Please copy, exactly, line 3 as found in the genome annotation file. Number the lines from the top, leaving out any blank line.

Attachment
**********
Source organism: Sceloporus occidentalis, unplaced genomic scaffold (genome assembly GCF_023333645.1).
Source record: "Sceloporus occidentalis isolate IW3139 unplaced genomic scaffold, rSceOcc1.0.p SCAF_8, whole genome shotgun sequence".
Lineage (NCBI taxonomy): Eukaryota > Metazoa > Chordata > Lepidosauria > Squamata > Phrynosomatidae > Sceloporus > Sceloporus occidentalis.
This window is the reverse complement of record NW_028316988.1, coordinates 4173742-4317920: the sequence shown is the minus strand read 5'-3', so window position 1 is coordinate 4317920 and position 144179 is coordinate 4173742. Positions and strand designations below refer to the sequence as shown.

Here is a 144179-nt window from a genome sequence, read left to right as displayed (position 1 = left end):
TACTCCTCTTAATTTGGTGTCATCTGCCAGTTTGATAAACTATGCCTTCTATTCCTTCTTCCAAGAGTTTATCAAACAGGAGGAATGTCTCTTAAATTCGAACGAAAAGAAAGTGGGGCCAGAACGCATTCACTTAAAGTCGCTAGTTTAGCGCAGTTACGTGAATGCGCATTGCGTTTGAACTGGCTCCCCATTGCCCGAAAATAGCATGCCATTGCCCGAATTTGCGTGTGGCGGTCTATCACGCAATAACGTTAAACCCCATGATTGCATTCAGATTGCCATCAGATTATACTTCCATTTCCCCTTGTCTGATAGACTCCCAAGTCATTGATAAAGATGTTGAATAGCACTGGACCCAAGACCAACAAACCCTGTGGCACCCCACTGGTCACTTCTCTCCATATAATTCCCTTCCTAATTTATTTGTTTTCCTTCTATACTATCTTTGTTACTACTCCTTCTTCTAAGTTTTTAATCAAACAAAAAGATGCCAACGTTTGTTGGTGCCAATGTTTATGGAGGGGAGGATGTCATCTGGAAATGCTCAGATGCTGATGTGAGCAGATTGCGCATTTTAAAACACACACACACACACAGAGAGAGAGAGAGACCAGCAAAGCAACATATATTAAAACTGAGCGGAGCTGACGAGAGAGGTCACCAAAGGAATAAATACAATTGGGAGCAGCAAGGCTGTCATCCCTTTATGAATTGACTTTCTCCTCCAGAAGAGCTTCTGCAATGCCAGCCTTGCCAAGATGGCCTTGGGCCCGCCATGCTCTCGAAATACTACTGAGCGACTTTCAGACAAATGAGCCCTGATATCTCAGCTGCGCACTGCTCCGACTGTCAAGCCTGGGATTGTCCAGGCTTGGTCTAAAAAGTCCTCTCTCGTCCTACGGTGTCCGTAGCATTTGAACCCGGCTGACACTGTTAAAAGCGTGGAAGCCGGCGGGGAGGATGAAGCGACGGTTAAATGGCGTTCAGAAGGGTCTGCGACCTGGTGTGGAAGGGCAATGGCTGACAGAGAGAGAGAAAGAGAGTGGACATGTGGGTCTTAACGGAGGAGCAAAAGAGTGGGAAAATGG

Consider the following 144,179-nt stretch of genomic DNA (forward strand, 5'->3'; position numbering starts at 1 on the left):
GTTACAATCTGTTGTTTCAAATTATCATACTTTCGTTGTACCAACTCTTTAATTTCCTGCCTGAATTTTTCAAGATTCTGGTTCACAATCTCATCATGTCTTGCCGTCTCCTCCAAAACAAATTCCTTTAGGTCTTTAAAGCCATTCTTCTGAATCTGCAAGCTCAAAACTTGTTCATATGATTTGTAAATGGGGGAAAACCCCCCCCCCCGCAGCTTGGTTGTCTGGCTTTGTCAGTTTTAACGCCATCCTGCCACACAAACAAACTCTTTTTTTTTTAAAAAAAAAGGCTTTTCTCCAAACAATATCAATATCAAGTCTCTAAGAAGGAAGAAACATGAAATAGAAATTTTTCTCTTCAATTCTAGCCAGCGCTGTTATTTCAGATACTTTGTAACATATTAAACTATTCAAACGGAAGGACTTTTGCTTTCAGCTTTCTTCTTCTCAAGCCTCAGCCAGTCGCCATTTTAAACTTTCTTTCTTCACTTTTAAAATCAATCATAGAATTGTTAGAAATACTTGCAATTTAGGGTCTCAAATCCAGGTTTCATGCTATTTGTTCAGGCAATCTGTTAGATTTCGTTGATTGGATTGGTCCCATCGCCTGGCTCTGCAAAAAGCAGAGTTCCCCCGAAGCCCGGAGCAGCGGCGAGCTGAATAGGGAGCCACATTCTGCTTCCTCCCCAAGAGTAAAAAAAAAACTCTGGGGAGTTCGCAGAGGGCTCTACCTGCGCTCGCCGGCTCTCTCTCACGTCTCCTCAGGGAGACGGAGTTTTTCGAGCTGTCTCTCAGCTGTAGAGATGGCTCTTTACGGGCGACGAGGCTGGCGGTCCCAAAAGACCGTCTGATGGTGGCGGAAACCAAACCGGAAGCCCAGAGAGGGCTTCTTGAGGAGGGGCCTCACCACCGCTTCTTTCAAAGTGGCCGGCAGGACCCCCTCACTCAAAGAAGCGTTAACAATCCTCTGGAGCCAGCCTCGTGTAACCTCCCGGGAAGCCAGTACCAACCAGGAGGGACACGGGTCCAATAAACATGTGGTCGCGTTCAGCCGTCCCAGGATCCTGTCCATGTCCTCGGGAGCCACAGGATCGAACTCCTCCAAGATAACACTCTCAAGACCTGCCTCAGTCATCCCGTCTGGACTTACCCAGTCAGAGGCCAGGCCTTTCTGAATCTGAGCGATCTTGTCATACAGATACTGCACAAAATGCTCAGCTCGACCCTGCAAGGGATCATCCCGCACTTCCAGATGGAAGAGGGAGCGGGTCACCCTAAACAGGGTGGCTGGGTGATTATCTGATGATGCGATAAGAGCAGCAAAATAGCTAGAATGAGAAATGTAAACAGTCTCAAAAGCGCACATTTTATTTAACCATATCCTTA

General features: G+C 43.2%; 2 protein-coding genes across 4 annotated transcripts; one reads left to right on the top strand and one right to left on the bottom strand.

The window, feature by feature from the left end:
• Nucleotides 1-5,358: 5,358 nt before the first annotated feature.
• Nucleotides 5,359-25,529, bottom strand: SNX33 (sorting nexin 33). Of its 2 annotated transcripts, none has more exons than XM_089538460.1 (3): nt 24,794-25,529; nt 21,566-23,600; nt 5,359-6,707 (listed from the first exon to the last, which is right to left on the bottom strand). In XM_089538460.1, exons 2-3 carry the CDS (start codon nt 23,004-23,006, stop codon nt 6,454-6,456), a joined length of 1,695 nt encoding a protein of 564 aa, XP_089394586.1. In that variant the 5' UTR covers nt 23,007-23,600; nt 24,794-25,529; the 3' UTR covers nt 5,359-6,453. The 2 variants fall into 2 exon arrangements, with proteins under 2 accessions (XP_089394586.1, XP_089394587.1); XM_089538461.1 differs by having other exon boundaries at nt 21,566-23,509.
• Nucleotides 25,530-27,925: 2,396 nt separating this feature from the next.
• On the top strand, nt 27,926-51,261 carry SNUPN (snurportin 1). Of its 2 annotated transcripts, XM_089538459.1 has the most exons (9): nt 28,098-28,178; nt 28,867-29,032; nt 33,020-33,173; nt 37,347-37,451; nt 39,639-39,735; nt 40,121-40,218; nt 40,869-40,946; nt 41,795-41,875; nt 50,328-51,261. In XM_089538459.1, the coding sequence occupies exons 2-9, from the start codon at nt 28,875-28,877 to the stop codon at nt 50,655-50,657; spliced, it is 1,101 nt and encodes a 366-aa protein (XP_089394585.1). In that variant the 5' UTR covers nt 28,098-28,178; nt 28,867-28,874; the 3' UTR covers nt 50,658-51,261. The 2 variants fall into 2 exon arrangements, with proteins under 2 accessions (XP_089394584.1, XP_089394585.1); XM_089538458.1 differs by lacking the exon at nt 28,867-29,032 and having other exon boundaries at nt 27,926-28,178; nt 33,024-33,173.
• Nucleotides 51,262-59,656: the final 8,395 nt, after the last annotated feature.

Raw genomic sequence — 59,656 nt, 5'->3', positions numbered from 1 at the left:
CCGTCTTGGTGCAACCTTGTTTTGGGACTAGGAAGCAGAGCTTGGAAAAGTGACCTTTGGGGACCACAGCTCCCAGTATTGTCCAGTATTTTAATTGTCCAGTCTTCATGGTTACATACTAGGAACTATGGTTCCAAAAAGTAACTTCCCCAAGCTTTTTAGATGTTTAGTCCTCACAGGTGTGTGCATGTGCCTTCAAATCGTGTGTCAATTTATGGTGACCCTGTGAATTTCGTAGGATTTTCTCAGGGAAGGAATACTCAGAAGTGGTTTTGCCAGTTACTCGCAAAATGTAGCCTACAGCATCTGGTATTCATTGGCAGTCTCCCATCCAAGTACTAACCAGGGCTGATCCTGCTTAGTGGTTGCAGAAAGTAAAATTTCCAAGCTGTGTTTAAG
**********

Lineage (NCBI taxonomy): Eukaryota > Metazoa > Chordata > Lepidosauria > Squamata > Phrynosomatidae > Sceloporus > Sceloporus occidentalis.